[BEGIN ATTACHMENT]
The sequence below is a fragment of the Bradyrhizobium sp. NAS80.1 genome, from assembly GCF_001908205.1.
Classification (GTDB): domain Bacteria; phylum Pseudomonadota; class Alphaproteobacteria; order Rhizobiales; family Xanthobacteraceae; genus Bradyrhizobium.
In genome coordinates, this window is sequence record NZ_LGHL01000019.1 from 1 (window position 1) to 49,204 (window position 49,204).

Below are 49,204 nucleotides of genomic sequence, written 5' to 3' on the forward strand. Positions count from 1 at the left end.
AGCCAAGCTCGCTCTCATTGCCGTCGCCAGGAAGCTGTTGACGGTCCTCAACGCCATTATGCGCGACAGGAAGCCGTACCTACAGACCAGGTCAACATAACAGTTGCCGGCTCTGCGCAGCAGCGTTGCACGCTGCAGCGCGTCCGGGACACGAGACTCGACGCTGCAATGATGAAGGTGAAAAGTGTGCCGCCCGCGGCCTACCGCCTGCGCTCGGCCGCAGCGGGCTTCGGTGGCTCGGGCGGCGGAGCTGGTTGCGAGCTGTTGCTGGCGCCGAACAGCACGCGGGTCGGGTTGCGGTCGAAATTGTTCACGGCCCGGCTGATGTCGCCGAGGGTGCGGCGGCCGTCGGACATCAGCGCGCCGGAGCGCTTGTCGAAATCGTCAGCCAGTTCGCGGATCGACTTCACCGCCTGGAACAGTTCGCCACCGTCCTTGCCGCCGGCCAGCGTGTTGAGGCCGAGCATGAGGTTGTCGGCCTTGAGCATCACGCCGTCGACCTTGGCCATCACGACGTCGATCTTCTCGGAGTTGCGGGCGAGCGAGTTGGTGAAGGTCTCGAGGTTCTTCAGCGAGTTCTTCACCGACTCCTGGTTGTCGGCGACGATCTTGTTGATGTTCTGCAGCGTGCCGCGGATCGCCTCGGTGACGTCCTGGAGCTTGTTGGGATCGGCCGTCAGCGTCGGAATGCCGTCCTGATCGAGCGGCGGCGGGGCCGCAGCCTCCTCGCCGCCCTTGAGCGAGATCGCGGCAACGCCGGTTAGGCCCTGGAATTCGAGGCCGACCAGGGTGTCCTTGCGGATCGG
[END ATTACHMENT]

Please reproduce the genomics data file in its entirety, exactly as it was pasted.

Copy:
The sequence below is a fragment of the Bradyrhizobium sp. NAS80.1 genome, from assembly GCF_001908205.1.
Classification (GTDB): domain Bacteria; phylum Pseudomonadota; class Alphaproteobacteria; order Rhizobiales; family Xanthobacteraceae; genus Bradyrhizobium.
In genome coordinates, this window is sequence record NZ_LGHL01000019.1 from 1 (window position 1) to 49,204 (window position 49,204).

Below are 49,204 nucleotides of genomic sequence, written 5' to 3' on the forward strand. Positions count from 1 at the left end.
AGCCAAGCTCGCTCTCATTGCCGTCGCCAGGAAGCTGTTGACGGTCCTCAACGCCATTATGCGCGACAGGAAGCCGTACCTACAGACCAGGTCAACATAACAGTTGCCGGCTCTGCGCAGCAGCGTTGCACGCTGCAGCGCGTCCGGGACACGAGACTCGACGCTGCAATGATGAAGGTGAAAAGTGTGCCGCCCGCGGCCTACCGCCTGCGCTCGGCCGCAGCGGGCTTCGGTGGCTCGGGCGGCGGAGCTGGTTGCGAGCTGTTGCTGGCGCCGAACAGCACGCGGGTCGGGTTGCGGTCGAAATTGTTCACGGCCCGGCTGATGTCGCCGAGGGTGCGGCGGCCGTCGGACATCAGCGCGCCGGAGCGCTTGTCGAAATCGTCAGCCAGTTCGCGGATCGACTTCACCGCCTGGAACAGTTCGCCACCGTCCTTGCCGCCGGCCAGCGTGTTGAGGCCGAGCATGAGGTTGTCGGCCTTGAGCATCACGCCGTCGACCTTGGCCATCACGACGTCGATCTTCTCGGAGTTGCGGGCGAGCGAGTTGGTGAAGGTCTCGAGGTTCTTCAGCGAGTTCTTCACCGACTCCTGGTTGTCGGCGACGATCTTGTTGATGTTCTGCAGCGTGCCGCGGATCGCCTCGGTGACGTCCTGGAGCTTGTTGGGATCGGCCGTCAGCGTCGGAATGCCGTCCTGATCGAGCGGCGGCGGGGCCGCAGCCTCCTCGCCGCCCTTGAGCGAGATCGCGGCAACGCCGGTTAGGCCCTGGAATTCGAGGCCGACCAGGGTGTCCTTGCGGATCGG